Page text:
“Austin has been held captive in Syria for 1,542 days,” said Debra Tice, his mother, during a press conference held outside the Newseum to unveil the banner. “His captivity is indicative of the very real dangers journalists face as they exercise the fundamental human right to information, opinion and expression.”
“This banner will stay in front of the Newseum until Austin Tice is released. It will be here if he is not released before Jan. 20, when the next president walks by,” said Jeffrey Herbst, president and CEO of the Newseum.
Delphine Halgand, U.S. director of RSF, and Douglas Jehl, Washington Post foreign editor, also delivered remarks on behalf of their organizations emphasizing their commitment to Tice’s safe return.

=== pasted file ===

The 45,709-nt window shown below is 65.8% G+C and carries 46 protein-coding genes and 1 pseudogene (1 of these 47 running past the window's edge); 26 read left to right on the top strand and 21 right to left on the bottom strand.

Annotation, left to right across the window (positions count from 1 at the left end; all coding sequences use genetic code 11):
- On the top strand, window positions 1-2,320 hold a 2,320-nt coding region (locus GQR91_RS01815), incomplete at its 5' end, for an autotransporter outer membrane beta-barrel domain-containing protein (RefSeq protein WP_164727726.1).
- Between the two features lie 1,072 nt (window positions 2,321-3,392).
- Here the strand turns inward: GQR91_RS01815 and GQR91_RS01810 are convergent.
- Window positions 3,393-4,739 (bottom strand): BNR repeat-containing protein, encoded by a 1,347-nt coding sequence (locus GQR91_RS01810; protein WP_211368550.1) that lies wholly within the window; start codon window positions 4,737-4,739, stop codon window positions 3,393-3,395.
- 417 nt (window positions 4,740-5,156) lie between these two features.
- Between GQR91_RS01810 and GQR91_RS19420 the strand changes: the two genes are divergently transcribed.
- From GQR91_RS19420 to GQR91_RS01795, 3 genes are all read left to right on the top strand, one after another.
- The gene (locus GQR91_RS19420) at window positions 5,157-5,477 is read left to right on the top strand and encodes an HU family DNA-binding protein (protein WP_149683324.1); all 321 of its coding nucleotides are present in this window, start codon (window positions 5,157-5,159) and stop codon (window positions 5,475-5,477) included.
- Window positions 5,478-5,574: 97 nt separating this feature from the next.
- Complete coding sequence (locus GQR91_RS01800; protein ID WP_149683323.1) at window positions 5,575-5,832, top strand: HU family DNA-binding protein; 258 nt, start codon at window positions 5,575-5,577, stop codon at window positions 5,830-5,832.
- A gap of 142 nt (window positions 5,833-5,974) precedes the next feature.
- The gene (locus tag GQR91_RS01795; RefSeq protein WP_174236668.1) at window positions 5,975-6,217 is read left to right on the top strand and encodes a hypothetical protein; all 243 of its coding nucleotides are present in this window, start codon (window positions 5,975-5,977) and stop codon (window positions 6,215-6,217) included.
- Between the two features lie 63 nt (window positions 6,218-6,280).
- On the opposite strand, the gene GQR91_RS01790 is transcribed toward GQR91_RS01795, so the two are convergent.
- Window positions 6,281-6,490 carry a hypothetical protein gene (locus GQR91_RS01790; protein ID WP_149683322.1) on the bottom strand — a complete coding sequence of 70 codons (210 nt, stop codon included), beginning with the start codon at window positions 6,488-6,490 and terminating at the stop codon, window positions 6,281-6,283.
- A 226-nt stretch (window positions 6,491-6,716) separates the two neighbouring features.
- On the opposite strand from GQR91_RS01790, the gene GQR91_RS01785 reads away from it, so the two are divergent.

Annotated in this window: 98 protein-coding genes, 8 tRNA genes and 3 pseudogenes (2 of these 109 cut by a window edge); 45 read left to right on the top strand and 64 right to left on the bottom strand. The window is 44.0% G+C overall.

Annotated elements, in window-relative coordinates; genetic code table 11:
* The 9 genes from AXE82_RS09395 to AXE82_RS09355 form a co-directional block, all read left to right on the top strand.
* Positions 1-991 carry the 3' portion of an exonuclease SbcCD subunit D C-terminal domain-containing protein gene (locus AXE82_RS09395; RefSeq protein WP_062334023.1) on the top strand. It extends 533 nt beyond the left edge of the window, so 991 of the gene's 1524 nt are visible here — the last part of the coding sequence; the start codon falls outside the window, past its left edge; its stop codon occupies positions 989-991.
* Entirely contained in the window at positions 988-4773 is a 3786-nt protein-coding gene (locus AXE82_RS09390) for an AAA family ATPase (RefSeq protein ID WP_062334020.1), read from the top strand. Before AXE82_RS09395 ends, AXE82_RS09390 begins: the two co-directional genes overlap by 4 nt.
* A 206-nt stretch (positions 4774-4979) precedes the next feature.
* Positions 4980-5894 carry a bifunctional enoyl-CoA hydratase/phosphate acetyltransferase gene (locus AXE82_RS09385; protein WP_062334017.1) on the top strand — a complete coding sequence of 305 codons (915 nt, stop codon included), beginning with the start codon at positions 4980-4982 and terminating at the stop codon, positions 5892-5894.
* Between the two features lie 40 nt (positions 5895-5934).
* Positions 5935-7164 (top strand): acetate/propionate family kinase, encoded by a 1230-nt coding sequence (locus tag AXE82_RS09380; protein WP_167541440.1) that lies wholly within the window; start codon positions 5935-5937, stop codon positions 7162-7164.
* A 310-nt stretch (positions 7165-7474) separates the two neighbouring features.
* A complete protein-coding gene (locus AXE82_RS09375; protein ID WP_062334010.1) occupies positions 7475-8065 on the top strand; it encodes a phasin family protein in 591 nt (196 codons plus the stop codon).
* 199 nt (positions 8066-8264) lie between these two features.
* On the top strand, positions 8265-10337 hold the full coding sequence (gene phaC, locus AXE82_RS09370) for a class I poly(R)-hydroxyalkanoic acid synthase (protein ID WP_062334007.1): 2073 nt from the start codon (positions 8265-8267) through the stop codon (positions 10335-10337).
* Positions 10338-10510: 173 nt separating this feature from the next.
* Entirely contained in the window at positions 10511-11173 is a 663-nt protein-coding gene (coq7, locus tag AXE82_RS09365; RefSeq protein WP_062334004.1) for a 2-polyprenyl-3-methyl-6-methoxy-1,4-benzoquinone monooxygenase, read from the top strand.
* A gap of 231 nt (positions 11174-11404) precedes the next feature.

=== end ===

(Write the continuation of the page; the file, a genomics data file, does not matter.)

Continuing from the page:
After the press conference, Debra Tice said, “This morning, this banner has already done its work. There was a congressman jogging on his lunch hour, he saw the banner, and he stopped… and he offered to get involved in the effort to bring him home.”
Austin Tice went to Syria in 2012 as a freelance journalist to report on the conflict there. His work has been published by McClatchy Co., The Washington Post, The Associated Press, AFP, CBS, NPR and BBC. His reporting earned the 2012 George Polk Award for War Reporting, the 2012 McClatchy President’s Award and the 2015 National Press Club John Aubuchon Press Freedom Award. On Aug. 14, 2012, three days after his 31st birthday, Austin Tice was taken captive as he was preparing to travel from Daraya, near Damascus, Syria, to Beirut, Lebanon. He is alive and he is not being held by ISIS, according to diverse credible sources.